ST. LOUIS — Projections from the St. Louis Metropolitan Pandemic Task Force are predicting a decrease in hospitalizations over the next few weeks for the first time in months.
"The models predict that we will be on a downward trend for the near future," Dr. Clay Dunagan said Tuesday afternoon.
The projection is a continuation of the downward trend that has been ongoing for a few weeks. The seven-day average for hospitalizations was 447 on Tuesday, the lowest since Aug. 5. The seven-day average for new admissions on Monday was 63, the lowest since Aug. 30. It increased slightly on Tuesday to 65.
The number of cases in the region has remained consistent, Dr. Dunagan said, with a slight increase in recent days. He said that increase reflected increasing cases in younger age groups. He said it may also be due to additional in testing in those age groups.
"Some of that actually might be so-called surveillance bias, which means we might be detecting a few more cases because of all the attention that's being paid to schools and transmission in schools," he said. "But I think it's safe to say we are not seeing a decrease in rates right now in our region."
Dr. Dunagan said the most significant increase in cases has come in the 12-18 age group. He said while the cases are among school-age children, the transmission is not necessarily happening in the classroom.
He said schools have found success in limiting the spread of COVID-19 by taking mitigating steps like modified quarantine rules and mask-wearing requirements. By using both, schools have been able to limit the spread and keep children in the classroom so long as they took the proper steps.
Dr. Dunagan said he is hopeful some of those children will be eligible for the vaccine before the end of the year. He said after the announcement from Pfizer this week, the task force expects emergency use authorization or full authorization of the vaccine for children age 5-12 in October or November.
He said the vaccine is the best way to protect yourself from the virus. Health system vaccine mandates have been effective in reducing the number of cases among healthcare workers.
"The number of COVID infections in health system employees has probably been half of what the increase in rates has been in the general population," he said.
Dr. Dunagan said people who need to be tested due to possible exposure or to attend an event should start with their local health department or pharmacy, and avoid the hospital system if possible. He said you can get tested at task force hospitals, but they are prioritizing the most ill patients, which could mean a long wait.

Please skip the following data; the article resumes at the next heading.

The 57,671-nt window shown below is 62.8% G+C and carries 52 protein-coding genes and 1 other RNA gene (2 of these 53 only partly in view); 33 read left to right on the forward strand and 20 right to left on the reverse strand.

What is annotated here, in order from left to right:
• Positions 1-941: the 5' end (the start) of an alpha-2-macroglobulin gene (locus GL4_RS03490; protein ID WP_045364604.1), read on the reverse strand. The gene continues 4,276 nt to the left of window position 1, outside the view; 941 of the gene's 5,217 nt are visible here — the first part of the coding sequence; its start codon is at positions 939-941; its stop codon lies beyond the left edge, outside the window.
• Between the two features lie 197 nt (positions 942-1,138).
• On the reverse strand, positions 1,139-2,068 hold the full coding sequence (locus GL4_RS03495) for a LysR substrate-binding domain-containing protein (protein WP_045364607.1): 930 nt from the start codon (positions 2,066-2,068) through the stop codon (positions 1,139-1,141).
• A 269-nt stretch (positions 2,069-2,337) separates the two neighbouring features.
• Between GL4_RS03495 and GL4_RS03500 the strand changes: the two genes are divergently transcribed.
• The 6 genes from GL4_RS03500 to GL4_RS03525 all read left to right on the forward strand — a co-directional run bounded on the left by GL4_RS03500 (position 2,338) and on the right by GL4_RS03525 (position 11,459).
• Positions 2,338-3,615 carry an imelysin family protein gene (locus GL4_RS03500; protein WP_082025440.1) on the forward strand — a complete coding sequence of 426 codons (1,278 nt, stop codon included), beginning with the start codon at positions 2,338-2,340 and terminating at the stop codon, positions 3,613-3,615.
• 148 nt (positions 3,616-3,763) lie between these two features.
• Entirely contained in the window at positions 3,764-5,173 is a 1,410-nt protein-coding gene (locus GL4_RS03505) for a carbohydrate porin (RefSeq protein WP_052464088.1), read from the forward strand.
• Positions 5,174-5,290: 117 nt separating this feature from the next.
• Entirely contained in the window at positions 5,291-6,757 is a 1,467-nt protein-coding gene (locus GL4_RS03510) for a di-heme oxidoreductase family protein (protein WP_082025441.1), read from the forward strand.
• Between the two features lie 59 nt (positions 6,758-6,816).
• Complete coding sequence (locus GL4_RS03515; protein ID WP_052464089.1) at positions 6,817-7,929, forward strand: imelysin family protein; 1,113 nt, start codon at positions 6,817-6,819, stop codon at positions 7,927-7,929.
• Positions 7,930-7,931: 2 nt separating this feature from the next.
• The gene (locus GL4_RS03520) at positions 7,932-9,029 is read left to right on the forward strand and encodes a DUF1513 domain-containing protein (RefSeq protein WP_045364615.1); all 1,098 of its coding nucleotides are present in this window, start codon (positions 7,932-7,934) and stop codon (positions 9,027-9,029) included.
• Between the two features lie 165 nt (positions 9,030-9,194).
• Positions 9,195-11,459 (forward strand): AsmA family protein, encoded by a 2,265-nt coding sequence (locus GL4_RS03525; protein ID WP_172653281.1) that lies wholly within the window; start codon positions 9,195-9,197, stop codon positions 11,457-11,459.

People who were exposed to a person who has a confirmed positive case should get tested three to five days after the potential exposure.
The data for September 21, 2021 is as follows:
- New hospital admissions (data lagged two days) increased – from 52 Monday to 60 Tuesday.
- The seven-day moving average of hospital admissions (data lagged two days) increased – from 63 Monday to 65 Tuesday.
- The seven-day moving average of hospitalizations decreased – from 449 Monday to 447 Tuesday.
- Inpatient confirmed COVID-positive hospitalizations decreased – from 442 Monday to 437 Tuesday.
- Inpatient suspected COVID-positive hospitalizations decreased – from 55 Monday to 50 Tuesday.
- The number of confirmed COVID-positive patients in the ICUs increased – from 120 Monday to 126 Tuesday.
- The number of confirmed COVID-positive patients on ventilators increased – from 81 Monday to 96 Tuesday.
- The number of COVID deaths decreased – from 12 Monday to 9 Tuesday.
- The seven-day moving average of COVID deaths remained the same at 9 Tuesday.
- Across the system hospitals, 85 patients were discharged Monday, bringing the cumulative number of COVID-19 patients discharged to 27,886.
- Of the 405 hospitalized COVID patients in the three reporting Task Force hospitals Tuesday – 77 are fully vaccinated. That’s 19% of the patient population.
- There are 9 COVID-positive children who are 0-11 years of age in Task Force hospitals.
- There are 11 COVID-positive children who are 12-18 years of age in Task Force hospitals.
- There are 3 COVID-positive children who are 0-11 years of age and in the ICU.
- There are 3 COVID-positive children who are 12-18 years of age and in the ICU.
- Tuesday, staffed bed hospital capacity is at 88% an average across our task force hospitals. The ICUs are at 81% of their total staffed bed capacity.